Yes, we can find discussions of expectations in the works of for example Ludwig von Mises, John Maynard Keynes and Frank Knight. However, these discussions are not directly linked to the monetary transmission mechanism and it was not really before the development of rational expectations models in the 1970s that expectations started to entering into monetary theory. Today of course New Keynesians, New Classical economists and of course most notably Market Monetarists acknowledge the central role of expectations. While most monetary policy makers still seem rather ignorant about the connection between the monetary transmission mechanism and expectations. And even fewer acknowledge that monetary policy basically becomes endogenous in a world of a perfectly credible nominal target.

A good example of this disconnect between the view of expectations and the view of the monetary transmission mechanism is of course the works of Milton Friedman. Friedman more less prior to the Muth’s famous paper on rational expectation came to the conclusion that you can’t fool everybody all of the time and as consequence monetary policy can not permanently be use to exploit a trade-off between unemployment and inflation. This is of course was one of things that got him his Nobel Prize. However, Friedman to his death continued to talk about monetary policy as working with long and variable lags. However, why would there be long and variable lags if monetary policy was perfectly credible and the economic agents have rational expectations? One answer is – as I earlier suggested – that monetary policy in no way was credible when Friedman did his research on monetary theory and policy. One can say Friedman helped develop rational expectation theory, but never grasped that this would be quite important for how we understand the monetary transmission mechanism.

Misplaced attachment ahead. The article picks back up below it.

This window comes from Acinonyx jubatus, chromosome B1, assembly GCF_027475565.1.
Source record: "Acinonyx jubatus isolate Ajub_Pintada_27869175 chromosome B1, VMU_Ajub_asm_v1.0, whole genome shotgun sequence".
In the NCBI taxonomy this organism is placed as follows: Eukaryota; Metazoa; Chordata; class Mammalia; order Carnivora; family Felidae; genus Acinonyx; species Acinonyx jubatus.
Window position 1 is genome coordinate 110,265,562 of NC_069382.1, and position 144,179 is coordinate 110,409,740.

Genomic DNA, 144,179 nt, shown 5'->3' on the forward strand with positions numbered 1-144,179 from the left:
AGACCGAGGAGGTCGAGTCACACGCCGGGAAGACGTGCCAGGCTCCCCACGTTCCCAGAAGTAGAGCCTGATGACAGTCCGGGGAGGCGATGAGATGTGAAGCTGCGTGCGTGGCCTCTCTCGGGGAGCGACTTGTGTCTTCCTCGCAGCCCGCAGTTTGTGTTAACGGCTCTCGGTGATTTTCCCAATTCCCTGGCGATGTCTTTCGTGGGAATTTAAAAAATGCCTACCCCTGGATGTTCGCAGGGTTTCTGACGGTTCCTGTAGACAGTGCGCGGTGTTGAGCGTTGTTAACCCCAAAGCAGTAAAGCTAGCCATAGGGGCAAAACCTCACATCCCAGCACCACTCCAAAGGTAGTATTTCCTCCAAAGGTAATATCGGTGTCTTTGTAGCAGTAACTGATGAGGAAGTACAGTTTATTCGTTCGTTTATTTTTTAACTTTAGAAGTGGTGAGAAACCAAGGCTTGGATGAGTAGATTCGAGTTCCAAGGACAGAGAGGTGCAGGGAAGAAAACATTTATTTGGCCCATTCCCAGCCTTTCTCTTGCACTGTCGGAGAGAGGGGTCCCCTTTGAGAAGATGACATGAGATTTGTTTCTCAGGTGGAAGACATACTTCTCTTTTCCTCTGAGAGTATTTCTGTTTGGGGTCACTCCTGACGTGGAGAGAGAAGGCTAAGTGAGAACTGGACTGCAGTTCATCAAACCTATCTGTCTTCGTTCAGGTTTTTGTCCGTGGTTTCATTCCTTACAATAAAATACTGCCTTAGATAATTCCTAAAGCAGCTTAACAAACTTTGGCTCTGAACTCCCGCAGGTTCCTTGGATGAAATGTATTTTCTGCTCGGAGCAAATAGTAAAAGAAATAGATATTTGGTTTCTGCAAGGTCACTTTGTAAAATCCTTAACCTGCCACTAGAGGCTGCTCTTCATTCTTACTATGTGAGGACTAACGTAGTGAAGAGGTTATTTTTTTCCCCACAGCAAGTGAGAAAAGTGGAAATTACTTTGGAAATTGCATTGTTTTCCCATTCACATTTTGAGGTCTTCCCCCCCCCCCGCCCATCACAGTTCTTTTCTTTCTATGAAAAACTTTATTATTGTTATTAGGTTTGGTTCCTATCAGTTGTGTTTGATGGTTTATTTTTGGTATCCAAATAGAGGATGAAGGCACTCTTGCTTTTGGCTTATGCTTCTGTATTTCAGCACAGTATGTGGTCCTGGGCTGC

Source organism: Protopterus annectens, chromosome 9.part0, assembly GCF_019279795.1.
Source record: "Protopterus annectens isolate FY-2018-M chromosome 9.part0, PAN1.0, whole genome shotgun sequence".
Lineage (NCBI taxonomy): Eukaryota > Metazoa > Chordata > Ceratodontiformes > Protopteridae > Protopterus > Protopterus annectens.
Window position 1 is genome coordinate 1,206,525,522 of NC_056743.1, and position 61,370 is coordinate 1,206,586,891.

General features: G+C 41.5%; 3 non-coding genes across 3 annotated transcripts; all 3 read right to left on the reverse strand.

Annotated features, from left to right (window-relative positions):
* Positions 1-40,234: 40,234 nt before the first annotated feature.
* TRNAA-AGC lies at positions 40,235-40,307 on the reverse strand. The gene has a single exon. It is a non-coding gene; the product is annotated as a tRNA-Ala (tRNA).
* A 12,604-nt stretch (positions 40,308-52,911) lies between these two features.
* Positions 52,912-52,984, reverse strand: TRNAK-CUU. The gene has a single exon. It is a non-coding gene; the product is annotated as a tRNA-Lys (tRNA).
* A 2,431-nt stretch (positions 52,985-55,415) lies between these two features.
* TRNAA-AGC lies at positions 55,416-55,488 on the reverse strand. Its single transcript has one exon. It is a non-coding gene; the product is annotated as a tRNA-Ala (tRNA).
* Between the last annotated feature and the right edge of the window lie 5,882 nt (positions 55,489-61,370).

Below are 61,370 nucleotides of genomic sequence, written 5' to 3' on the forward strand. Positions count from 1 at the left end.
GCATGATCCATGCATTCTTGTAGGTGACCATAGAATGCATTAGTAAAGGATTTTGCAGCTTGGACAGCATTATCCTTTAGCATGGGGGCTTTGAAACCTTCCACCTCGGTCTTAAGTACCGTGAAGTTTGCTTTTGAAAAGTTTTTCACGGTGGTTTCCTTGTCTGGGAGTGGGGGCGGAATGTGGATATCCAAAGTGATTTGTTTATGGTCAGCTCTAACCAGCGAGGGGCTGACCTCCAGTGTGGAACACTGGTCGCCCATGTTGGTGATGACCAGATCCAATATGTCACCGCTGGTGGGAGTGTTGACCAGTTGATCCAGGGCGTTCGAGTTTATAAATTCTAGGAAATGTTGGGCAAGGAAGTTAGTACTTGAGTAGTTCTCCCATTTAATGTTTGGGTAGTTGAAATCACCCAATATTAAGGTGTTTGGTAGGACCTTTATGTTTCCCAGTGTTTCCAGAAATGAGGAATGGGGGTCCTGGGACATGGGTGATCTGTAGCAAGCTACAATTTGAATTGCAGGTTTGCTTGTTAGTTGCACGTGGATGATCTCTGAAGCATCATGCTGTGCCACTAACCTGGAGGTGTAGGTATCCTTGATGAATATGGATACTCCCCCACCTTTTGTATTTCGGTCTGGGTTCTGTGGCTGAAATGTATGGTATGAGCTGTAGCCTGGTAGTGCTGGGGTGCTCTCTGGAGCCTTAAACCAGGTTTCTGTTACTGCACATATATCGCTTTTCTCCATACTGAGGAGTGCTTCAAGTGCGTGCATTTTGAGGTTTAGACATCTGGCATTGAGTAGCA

Friedman, however, was not along. Basically nobody (please correct me if I am wrong!!) prior to the development of New Keynesian theory talked seriously about the importance of expectations in the monetary transmission mechanism. The issue, however, was not ignored. Hence, at the centre of the debate about the gold standard in the 1930s was of course the discussion of the need to tight the hands of policy makers. And Kydland and Prescott did not invent Rules vs Discretion. Henry Simons of course in his famous paper Rules versus Authorities in Monetary Policy from 1936 discussed the issue at length. So in some way economists have always known the importance of expectations in monetary theory. However, they have said, very little about the importance of expectation in the monetary transmission mechanism.